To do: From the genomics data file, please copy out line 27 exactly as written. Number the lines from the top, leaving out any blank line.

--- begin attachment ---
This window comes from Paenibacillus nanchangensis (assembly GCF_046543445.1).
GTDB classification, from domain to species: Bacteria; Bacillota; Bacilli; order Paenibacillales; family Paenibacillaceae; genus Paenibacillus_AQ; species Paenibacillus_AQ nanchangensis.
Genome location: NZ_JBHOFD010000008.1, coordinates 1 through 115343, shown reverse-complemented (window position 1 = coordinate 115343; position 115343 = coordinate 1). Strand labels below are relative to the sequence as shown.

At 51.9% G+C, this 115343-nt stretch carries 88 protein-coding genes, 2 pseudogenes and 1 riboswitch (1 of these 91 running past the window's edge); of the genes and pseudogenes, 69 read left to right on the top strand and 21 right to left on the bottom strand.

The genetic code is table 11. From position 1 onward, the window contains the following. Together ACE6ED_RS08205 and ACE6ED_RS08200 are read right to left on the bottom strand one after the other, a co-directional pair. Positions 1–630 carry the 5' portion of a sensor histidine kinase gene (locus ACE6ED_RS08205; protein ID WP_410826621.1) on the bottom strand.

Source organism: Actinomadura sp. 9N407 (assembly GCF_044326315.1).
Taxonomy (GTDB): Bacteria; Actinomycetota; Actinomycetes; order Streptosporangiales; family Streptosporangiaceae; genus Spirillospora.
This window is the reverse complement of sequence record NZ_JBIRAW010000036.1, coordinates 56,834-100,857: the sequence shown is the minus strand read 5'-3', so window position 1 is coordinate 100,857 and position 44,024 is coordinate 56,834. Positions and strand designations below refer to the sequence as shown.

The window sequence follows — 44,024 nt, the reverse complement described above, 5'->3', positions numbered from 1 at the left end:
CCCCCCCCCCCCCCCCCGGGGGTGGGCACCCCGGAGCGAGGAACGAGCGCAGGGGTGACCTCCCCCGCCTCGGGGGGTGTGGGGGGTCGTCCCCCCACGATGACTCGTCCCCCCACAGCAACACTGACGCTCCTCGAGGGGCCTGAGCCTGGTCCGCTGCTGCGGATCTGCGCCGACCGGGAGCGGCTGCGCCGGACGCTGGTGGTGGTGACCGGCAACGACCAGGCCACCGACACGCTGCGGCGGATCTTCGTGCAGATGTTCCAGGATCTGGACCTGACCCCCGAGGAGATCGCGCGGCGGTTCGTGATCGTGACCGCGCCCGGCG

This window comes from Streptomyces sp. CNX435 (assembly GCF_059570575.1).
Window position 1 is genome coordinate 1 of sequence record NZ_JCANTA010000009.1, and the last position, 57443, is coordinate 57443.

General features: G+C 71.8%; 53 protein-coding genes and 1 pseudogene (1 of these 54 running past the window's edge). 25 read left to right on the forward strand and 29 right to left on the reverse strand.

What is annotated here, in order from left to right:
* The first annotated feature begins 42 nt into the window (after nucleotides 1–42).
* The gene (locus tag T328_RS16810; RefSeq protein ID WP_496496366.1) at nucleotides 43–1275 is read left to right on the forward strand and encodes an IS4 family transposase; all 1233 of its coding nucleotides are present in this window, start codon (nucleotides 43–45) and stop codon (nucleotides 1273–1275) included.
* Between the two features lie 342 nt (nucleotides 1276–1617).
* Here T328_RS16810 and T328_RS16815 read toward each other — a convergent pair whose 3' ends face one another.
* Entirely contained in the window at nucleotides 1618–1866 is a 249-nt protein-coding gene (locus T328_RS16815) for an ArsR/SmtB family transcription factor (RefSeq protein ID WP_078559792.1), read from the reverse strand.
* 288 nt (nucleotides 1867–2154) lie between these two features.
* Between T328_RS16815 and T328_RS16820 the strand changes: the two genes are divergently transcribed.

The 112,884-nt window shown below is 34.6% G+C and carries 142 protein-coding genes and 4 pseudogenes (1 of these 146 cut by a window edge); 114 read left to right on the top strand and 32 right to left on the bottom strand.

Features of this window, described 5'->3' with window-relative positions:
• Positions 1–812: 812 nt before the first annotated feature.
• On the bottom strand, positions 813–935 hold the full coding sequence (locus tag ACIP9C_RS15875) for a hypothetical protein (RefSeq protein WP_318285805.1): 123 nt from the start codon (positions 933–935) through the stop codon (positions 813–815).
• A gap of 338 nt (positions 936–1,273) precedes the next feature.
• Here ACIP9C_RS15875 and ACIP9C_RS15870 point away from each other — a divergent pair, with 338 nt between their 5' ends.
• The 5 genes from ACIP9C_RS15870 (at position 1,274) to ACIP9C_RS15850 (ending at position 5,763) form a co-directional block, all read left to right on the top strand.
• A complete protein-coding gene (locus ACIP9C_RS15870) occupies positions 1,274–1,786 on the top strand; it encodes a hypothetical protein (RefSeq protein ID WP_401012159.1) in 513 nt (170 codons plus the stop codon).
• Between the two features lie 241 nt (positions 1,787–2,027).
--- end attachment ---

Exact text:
• Here ACIP9C_RS15875 and ACIP9C_RS15870 point away from each other — a divergent pair, with 338 nt between their 5' ends.